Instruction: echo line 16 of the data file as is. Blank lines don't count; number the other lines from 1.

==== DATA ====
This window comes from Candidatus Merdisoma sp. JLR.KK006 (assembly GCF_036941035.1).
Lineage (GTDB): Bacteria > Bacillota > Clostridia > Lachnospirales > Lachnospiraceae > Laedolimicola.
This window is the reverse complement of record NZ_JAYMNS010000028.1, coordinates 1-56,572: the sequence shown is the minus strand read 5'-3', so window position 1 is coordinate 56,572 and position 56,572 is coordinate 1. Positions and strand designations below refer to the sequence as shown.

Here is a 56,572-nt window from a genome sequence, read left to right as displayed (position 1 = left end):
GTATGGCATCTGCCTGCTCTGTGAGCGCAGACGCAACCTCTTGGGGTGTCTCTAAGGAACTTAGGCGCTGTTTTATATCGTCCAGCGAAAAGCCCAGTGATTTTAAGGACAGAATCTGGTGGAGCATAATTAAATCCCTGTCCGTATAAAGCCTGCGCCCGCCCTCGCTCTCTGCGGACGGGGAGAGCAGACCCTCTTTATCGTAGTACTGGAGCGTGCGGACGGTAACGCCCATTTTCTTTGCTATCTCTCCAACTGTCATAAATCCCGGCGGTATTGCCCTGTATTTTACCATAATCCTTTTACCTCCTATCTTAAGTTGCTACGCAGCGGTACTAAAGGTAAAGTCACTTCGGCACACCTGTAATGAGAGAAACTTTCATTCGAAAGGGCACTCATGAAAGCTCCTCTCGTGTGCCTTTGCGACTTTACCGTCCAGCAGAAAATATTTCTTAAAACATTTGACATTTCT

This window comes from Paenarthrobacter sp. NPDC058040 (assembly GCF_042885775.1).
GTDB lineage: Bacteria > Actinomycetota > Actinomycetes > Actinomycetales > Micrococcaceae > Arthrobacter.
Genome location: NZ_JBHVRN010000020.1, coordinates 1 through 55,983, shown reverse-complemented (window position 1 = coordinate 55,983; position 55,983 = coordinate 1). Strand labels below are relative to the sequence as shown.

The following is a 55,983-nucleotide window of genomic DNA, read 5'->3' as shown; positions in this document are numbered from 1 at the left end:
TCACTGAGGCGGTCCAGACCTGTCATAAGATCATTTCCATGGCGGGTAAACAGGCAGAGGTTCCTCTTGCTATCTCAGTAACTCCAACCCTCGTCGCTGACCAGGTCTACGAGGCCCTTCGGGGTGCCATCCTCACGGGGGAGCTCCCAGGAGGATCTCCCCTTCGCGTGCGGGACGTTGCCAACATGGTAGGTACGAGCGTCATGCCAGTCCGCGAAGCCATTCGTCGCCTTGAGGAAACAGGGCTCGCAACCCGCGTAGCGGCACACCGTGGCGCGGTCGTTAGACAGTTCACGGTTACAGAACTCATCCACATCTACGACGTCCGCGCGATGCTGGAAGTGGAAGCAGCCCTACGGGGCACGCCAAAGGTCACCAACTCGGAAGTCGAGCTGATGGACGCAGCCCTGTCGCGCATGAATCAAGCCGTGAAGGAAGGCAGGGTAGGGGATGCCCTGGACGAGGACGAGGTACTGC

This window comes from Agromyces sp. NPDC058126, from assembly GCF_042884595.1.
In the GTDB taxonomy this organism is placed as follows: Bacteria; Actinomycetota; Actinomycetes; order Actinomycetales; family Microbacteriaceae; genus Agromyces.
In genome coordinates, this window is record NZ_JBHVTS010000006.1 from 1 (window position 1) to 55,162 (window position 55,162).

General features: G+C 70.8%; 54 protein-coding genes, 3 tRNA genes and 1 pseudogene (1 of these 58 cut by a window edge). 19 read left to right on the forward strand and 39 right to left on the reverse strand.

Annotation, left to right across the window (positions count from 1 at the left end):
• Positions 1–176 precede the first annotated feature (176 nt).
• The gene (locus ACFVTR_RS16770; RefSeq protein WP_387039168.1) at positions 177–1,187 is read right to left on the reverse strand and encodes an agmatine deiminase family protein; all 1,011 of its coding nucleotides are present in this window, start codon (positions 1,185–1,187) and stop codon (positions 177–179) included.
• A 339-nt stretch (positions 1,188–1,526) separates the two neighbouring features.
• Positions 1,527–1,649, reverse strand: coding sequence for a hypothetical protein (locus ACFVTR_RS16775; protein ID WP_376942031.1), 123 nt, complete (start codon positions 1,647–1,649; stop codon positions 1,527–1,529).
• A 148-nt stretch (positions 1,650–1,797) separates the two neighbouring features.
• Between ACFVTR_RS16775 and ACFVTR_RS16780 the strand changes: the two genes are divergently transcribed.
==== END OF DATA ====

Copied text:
• Positions 1–176 precede the first annotated feature (176 nt).